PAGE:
Almost one-in-four consumers now feel more exposed and vulnerable when making a purchase following the introduction of PINs in place of signatures at the point-of-sale in the UK, according to research from polling organisation Ipso Mori.
The research among more than 2000 UK consumers was conducted on behalf of IT services group Xansa. The study found that one in four (23%) of female card holders and one in ten (11%) of male shoppers feels less secure using the new payment method.
Despite a fall in the amount of cardholder present fraud, the safety improvements are not clear to some of the shopping community (17%) who now feel more vulnerable when making a purchase, because of entering a PIN number rather than signing.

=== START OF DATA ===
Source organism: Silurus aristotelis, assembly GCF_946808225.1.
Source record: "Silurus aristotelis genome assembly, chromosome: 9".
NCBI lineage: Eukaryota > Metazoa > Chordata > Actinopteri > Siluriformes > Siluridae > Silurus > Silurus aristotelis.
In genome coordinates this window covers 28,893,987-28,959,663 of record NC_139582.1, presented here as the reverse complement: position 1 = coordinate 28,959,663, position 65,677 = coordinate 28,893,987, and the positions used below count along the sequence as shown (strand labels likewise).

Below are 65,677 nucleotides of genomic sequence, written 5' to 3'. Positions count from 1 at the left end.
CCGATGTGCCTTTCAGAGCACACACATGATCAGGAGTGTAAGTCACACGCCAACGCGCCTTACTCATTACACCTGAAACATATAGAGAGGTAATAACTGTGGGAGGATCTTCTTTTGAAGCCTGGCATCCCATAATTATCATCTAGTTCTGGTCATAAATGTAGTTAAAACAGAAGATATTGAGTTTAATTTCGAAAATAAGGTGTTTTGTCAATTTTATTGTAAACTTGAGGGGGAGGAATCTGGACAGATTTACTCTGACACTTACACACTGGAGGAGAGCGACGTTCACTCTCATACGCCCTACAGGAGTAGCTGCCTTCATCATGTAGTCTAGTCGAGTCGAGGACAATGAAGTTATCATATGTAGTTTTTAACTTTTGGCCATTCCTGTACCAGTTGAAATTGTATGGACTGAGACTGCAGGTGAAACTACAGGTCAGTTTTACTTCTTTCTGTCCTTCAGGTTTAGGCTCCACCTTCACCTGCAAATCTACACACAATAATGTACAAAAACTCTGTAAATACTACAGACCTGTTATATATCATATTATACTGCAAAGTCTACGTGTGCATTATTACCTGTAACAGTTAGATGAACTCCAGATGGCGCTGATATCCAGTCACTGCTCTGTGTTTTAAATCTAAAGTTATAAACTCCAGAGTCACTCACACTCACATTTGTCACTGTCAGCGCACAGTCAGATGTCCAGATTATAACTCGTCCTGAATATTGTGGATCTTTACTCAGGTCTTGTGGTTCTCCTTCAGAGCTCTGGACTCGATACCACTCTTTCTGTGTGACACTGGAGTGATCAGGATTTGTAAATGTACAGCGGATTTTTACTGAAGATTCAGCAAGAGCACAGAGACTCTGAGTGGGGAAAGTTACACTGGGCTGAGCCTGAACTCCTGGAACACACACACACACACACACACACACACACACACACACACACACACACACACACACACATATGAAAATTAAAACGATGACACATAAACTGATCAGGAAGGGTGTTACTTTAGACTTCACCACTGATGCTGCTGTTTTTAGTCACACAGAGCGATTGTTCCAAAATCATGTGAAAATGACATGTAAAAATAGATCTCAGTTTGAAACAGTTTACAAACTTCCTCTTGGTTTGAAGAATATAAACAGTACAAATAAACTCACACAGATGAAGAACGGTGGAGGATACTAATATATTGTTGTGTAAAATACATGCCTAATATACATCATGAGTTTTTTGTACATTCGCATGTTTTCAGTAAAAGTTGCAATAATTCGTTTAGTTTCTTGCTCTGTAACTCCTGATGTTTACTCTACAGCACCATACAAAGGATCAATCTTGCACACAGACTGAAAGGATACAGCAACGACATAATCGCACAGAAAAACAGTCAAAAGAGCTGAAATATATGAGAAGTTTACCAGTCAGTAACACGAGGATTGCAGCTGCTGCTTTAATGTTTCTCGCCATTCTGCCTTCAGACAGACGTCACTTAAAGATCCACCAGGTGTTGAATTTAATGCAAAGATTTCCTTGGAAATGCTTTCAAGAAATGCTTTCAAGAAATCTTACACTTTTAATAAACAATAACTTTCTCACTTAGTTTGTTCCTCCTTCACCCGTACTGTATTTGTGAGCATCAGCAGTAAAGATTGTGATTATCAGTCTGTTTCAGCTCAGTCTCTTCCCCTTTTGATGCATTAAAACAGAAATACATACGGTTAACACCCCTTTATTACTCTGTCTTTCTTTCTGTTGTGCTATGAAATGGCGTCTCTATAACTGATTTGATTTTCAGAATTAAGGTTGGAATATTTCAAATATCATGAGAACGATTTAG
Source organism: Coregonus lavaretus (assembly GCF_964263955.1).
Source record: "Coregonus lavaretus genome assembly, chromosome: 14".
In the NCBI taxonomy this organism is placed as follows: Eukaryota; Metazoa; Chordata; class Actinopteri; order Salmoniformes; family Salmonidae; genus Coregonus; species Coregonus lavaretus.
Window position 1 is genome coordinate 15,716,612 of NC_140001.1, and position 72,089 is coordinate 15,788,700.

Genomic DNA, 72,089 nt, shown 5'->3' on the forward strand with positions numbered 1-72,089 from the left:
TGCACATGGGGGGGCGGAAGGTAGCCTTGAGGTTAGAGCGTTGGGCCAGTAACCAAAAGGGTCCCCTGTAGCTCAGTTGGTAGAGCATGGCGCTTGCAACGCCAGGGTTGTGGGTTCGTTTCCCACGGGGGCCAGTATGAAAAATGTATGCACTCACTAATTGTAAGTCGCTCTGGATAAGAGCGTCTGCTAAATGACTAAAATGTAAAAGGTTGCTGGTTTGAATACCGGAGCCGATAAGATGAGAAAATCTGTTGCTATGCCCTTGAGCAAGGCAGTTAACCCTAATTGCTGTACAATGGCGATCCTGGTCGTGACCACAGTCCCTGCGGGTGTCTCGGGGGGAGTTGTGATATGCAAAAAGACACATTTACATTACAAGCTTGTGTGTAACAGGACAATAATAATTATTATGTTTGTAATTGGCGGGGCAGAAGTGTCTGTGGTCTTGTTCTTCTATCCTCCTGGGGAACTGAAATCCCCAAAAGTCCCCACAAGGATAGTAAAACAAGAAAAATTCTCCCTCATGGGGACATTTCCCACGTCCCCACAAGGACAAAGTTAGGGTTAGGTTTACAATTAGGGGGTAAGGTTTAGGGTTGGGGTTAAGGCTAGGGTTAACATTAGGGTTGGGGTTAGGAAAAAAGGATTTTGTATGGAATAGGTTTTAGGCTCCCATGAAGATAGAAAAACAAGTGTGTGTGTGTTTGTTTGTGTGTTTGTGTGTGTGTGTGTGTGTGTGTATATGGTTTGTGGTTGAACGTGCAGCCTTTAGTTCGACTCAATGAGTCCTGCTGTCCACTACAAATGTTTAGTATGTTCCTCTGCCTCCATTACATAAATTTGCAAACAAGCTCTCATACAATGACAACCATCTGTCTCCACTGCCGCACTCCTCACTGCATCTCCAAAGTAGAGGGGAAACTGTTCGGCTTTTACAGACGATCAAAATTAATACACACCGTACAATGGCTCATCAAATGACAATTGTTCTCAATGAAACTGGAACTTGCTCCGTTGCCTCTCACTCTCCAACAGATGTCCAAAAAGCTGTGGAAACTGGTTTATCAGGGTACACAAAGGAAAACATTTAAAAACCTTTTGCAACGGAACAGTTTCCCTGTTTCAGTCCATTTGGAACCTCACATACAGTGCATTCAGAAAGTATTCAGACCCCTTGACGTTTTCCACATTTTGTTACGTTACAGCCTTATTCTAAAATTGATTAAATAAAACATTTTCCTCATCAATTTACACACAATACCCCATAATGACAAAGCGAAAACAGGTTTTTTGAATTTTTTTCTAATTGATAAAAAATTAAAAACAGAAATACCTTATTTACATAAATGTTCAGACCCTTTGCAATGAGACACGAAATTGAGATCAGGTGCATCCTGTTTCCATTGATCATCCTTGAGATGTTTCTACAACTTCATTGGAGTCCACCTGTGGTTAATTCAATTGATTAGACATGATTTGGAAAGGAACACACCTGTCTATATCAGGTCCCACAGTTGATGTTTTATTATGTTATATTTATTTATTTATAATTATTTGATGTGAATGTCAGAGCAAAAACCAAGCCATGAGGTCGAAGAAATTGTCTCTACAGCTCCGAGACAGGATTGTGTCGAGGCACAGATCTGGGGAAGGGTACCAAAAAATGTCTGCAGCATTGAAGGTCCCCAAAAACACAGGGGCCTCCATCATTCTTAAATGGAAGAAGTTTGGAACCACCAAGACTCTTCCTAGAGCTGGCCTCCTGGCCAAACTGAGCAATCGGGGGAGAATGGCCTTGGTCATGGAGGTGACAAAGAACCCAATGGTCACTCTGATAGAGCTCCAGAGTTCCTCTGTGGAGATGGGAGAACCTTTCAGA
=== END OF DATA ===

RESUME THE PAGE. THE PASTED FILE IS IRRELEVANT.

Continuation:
From 14 February, cards will only be accepted at retailer tills when accompanied by a PIN number. Xansa is recommending credit card providers appeal directly to female cardholders, to allay their fears, as well as to encourage them to use the mechanism for in-store payments.
James Doyle, director of financial services, Xansa, comments: "Any obstacles in the way of shoppers making purchases must be removed by both retailers and card providers. The finance houses invest heavily to promote the new payment method, but 23 percent of female cardholders are not buying the message that Chip & Pin is better."